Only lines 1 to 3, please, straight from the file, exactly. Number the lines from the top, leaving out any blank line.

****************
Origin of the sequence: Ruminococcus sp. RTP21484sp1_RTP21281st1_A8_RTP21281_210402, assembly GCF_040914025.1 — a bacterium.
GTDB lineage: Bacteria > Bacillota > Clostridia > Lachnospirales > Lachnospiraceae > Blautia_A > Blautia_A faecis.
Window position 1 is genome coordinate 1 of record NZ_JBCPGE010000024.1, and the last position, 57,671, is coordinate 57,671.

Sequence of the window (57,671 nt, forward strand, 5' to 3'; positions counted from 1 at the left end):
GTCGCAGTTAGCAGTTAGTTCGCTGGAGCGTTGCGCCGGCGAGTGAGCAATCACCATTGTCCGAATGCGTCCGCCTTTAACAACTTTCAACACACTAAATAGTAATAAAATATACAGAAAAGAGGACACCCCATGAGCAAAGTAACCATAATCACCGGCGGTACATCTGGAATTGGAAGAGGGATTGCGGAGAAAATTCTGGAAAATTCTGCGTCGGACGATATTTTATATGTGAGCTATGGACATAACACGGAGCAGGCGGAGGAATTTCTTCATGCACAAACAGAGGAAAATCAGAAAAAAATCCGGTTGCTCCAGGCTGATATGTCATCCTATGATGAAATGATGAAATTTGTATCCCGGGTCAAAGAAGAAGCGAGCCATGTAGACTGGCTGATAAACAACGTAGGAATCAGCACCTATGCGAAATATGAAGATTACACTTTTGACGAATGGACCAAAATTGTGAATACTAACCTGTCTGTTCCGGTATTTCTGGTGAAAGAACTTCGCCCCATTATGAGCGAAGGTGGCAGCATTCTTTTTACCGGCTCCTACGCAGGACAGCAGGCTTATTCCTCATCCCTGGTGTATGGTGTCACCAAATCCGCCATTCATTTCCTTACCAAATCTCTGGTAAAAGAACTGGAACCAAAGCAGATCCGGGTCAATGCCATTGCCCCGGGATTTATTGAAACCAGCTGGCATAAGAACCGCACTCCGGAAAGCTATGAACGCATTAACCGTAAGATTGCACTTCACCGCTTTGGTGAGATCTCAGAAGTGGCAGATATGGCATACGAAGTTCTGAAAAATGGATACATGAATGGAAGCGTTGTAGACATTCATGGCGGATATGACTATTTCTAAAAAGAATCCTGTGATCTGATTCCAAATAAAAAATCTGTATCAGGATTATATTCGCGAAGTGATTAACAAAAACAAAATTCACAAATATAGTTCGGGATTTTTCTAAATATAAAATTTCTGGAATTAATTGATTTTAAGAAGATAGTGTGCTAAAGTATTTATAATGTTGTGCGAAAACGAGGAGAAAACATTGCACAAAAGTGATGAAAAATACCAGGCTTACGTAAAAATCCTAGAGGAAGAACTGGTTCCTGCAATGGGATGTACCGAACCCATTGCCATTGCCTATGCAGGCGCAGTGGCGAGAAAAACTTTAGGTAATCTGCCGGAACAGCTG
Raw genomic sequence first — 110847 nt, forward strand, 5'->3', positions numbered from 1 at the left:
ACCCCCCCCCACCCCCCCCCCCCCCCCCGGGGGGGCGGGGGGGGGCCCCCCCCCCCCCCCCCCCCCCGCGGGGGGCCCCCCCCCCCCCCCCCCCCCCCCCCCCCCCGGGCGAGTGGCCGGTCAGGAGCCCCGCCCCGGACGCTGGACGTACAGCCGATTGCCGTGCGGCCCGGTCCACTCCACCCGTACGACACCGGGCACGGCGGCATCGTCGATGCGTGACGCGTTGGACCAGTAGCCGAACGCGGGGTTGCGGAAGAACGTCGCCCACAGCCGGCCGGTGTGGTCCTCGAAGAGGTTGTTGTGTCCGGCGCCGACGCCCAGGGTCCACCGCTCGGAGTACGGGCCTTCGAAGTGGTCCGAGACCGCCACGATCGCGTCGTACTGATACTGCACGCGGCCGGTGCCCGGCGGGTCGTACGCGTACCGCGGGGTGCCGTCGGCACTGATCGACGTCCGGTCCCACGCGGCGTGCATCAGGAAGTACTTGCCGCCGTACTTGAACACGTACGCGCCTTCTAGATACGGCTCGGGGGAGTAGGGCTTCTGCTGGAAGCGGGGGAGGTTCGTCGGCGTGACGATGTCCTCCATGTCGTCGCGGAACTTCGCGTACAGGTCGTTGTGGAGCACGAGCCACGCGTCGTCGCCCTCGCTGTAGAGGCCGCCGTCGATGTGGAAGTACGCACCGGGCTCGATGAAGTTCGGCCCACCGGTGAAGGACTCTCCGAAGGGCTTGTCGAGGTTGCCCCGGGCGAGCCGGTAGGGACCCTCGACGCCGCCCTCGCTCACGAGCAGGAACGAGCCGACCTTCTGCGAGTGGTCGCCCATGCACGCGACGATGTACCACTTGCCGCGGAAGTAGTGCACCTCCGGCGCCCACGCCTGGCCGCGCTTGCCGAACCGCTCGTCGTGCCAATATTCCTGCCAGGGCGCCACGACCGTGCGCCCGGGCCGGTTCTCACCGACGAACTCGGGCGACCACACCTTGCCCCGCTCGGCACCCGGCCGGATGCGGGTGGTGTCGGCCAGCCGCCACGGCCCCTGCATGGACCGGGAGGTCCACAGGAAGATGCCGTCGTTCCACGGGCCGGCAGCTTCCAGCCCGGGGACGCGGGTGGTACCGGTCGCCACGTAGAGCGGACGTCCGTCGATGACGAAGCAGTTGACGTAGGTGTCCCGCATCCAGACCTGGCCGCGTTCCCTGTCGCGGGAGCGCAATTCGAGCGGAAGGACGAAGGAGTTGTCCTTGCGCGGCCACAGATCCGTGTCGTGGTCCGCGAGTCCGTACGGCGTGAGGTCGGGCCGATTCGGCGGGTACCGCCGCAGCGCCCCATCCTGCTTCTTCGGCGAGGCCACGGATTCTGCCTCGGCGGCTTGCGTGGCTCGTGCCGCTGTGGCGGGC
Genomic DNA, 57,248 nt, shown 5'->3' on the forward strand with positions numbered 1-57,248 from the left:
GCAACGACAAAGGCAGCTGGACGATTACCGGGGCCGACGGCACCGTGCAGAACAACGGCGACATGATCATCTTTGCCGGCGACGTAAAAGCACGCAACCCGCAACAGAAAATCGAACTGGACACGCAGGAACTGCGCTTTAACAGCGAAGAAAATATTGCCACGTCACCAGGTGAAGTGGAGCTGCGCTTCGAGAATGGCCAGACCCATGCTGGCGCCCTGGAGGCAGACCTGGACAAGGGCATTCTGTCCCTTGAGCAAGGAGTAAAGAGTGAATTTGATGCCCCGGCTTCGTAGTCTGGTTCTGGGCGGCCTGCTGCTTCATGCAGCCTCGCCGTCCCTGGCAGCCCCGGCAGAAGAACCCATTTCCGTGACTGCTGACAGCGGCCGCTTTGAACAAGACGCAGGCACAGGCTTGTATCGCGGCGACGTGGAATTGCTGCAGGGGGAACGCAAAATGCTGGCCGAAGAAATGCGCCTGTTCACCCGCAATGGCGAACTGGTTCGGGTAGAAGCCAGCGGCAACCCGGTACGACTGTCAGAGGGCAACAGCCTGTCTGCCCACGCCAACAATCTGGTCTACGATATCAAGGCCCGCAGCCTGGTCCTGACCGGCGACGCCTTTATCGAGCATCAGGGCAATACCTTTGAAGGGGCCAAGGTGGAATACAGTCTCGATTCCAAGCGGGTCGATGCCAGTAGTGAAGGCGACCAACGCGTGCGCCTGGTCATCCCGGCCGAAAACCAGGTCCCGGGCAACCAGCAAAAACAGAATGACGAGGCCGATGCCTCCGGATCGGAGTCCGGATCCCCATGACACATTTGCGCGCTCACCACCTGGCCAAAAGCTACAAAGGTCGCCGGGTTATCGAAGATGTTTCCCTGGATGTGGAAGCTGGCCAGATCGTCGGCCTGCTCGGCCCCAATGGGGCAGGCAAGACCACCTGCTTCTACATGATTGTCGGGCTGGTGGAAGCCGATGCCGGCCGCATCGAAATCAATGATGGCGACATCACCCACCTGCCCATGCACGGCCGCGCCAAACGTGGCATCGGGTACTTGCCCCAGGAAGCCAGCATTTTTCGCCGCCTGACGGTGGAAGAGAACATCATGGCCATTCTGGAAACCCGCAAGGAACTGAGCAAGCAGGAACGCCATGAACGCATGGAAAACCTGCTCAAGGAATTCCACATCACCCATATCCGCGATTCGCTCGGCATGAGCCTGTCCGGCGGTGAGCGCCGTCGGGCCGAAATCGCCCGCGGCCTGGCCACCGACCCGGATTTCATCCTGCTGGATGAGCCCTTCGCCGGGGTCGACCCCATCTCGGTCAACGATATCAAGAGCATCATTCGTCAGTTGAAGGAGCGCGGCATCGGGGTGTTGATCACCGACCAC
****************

Origin of the sequence: Ruminococcus sp. RTP21484sp1_RTP21281st1_A8_RTP21281_210402, assembly GCF_040914025.1 — a bacterium.
GTDB lineage: Bacteria > Bacillota > Clostridia > Lachnospirales > Lachnospiraceae > Blautia_A > Blautia_A faecis.
Window position 1 is genome coordinate 1 of record NZ_JBCPGE010000024.1, and the last position, 57,671, is coordinate 57,671.